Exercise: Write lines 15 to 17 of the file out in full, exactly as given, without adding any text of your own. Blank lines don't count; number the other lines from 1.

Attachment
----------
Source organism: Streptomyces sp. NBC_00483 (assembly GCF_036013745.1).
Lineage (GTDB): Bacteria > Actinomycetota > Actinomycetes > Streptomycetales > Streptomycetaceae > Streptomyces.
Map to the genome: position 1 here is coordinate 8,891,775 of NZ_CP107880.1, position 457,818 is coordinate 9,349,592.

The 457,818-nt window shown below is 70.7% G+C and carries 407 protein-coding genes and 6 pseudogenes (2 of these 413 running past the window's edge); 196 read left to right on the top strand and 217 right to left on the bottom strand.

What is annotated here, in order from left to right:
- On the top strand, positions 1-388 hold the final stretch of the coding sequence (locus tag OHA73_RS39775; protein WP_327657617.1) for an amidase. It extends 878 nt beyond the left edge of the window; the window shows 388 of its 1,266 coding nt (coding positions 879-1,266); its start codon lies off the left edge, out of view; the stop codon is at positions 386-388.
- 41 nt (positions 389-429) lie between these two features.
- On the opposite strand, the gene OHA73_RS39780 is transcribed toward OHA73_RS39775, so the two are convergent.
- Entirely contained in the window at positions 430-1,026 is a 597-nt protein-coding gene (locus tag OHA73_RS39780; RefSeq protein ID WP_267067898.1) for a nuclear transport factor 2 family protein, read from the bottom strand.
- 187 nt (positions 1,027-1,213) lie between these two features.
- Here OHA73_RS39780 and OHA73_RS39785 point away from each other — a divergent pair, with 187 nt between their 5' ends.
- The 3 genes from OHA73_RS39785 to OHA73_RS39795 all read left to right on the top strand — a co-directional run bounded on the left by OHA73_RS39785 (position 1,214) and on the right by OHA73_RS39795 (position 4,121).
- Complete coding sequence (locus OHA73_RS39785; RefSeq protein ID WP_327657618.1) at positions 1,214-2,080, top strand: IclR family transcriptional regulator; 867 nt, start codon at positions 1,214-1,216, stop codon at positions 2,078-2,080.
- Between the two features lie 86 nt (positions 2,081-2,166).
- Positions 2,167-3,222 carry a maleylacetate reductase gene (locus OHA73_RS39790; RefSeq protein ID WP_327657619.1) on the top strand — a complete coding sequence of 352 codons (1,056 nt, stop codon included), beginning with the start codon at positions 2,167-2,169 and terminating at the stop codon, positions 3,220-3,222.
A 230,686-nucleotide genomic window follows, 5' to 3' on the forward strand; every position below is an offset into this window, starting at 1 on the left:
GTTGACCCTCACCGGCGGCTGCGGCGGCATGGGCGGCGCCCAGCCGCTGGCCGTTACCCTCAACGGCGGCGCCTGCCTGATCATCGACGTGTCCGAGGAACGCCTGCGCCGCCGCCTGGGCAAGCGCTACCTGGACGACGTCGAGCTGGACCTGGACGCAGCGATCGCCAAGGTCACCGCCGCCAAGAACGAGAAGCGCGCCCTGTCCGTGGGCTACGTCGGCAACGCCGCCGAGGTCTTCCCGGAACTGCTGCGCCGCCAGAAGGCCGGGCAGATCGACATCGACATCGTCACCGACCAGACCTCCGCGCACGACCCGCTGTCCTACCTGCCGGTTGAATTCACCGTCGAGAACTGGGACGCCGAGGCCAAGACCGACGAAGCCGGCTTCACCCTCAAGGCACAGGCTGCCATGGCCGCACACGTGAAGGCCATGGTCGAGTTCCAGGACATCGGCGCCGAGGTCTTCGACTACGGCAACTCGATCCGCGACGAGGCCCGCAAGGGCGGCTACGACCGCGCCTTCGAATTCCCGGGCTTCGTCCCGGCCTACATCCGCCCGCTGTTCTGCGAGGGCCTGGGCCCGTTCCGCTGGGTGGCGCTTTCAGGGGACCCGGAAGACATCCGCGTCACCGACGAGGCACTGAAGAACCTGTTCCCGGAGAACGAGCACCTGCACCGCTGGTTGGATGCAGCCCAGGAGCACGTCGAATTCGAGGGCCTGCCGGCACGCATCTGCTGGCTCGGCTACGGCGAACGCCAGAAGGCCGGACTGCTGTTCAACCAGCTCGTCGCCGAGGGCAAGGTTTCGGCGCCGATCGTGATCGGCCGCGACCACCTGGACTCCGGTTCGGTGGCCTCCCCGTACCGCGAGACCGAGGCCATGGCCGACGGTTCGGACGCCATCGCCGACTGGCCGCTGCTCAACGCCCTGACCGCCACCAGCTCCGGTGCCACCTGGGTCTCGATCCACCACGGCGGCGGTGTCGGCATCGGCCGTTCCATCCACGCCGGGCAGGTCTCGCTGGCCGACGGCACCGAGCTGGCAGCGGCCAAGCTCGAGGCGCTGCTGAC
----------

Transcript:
- Positions 2,167-3,222 carry a maleylacetate reductase gene (locus OHA73_RS39790; RefSeq protein ID WP_327657619.1) on the top strand — a complete coding sequence of 352 codons (1,056 nt, stop codon included), beginning with the start codon at positions 2,167-2,169 and terminating at the stop codon, positions 3,220-3,222.
A 230,686-nucleotide genomic window follows, 5' to 3' on the forward strand; every position below is an offset into this window, starting at 1 on the left:
GTTGACCCTCACCGGCGGCTGCGGCGGCATGGGCGGCGCCCAGCCGCTGGCCGTTACCCTCAACGGCGGCGCCTGCCTGATCATCGACGTGTCCGAGGAACGCCTGCGCCGCCGCCTGGGCAAGCGCTACCTGGACGACGTCGAGCTGGACCTGGACGCAGCGATCGCCAAGGTCACCGCCGCCAAGAACGAGAAGCGCGCCCTGTCCGTGGGCTACGTCGGCAACGCCGCCGAGGTCTTCCCGGAACTGCTGCGCCGCCAGAAGGCCGGGCAGATCGACATCGACATCGTCACCGACCAGACCTCCGCGCACGACCCGCTGTCCTACCTGCCGGTTGAATTCACCGTCGAGAACTGGGACGCCGAGGCCAAGACCGACGAAGCCGGCTTCACCCTCAAGGCACAGGCTGCCATGGCCGCACACGTGAAGGCCATGGTCGAGTTCCAGGACATCGGCGCCGAGGTCTTCGACTACGGCAACTCGATCCGCGACGAGGCCCGCAAGGGCGGCTACGACCGCGCCTTCGAATTCCCGGGCTTCGTCCCGGCCTACATCCGCCCGCTGTTCTGCGAGGGCCTGGGCCCGTTCCGCTGGGTGGCGCTTTCAGGGGACCCGGAAGACATCCGCGTCACCGACGAGGCACTGAAGAACCTGTTCCCGGAGAACGAGCACCTGCACCGCTGGTTGGATGCAGCCCAGGAGCACGTCGAATTCGAGGGCCTGCCGGCACGCATCTGCTGGCTCGGCTACGGCGAACGCCAGAAGGCCGGACTGCTGTTCAACCAGCTCGTCGCCGAGGGCAAGGTTTCGGCGCCGATCGTGATCGGCCGCGACCACCTGGACTCCGGTTCGGTGGCCTCCCCGTACCGCGAGACCGAGGCCATGGCCGACGGTTCGGACGCCATCGCCGACTGGCCGCTGCTCAACGCCCTGACCGCCACCAGCTCCGGTGCCACCTGGGTCTCGATCCACCACGGCGGCGGTGTCGGCATCGGCCGTTCCATCCACGCCGGGCAGGTCTCGCTGGCCGACGGCACCGAGCTGGCAGCGGCCAAGCTCGAGGCGCTGCTGAC